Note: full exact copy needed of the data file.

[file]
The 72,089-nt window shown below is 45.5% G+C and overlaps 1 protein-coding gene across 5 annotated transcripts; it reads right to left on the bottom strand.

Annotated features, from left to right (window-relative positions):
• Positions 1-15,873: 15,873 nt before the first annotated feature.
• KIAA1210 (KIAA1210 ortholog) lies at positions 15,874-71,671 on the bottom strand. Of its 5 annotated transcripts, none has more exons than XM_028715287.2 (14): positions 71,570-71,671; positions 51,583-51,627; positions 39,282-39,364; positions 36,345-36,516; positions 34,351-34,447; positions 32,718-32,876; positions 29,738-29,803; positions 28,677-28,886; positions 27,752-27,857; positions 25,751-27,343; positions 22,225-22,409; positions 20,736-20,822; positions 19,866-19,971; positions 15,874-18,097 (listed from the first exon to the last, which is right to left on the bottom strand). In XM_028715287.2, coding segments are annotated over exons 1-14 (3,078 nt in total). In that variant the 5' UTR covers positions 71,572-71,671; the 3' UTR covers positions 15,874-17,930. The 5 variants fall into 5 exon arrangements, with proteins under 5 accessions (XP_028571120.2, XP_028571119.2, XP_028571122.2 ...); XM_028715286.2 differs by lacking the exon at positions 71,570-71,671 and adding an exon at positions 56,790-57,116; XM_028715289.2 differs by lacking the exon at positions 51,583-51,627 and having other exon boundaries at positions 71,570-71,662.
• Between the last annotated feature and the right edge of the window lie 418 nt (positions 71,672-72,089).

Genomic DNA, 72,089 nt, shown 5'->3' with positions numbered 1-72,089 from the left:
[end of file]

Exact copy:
The 72,089-nt window shown below is 45.5% G+C and overlaps 1 protein-coding gene across 5 annotated transcripts; it reads right to left on the bottom strand.

Annotated features, from left to right (window-relative positions):
• Positions 1-15,873: 15,873 nt before the first annotated feature.
• KIAA1210 (KIAA1210 ortholog) lies at positions 15,874-71,671 on the bottom strand. Of its 5 annotated transcripts, none has more exons than XM_028715287.2 (14): positions 71,570-71,671; positions 51,583-51,627; positions 39,282-39,364; positions 36,345-36,516; positions 34,351-34,447; positions 32,718-32,876; positions 29,738-29,803; positions 28,677-28,886; positions 27,752-27,857; positions 25,751-27,343; positions 22,225-22,409; positions 20,736-20,822; positions 19,866-19,971; positions 15,874-18,097 (listed from the first exon to the last, which is right to left on the bottom strand). In XM_028715287.2, coding segments are annotated over exons 1-14 (3,078 nt in total). In that variant the 5' UTR covers positions 71,572-71,671; the 3' UTR covers positions 15,874-17,930. The 5 variants fall into 5 exon arrangements, with proteins under 5 accessions (XP_028571120.2, XP_028571119.2, XP_028571122.2 ...); XM_028715286.2 differs by lacking the exon at positions 71,570-71,671 and adding an exon at positions 56,790-57,116; XM_028715289.2 differs by lacking the exon at positions 51,583-51,627 and having other exon boundaries at positions 71,570-71,662.
• Between the last annotated feature and the right edge of the window lie 418 nt (positions 71,672-72,089).

Genomic DNA, 72,089 nt, shown 5'->3' with positions numbered 1-72,089 from the left: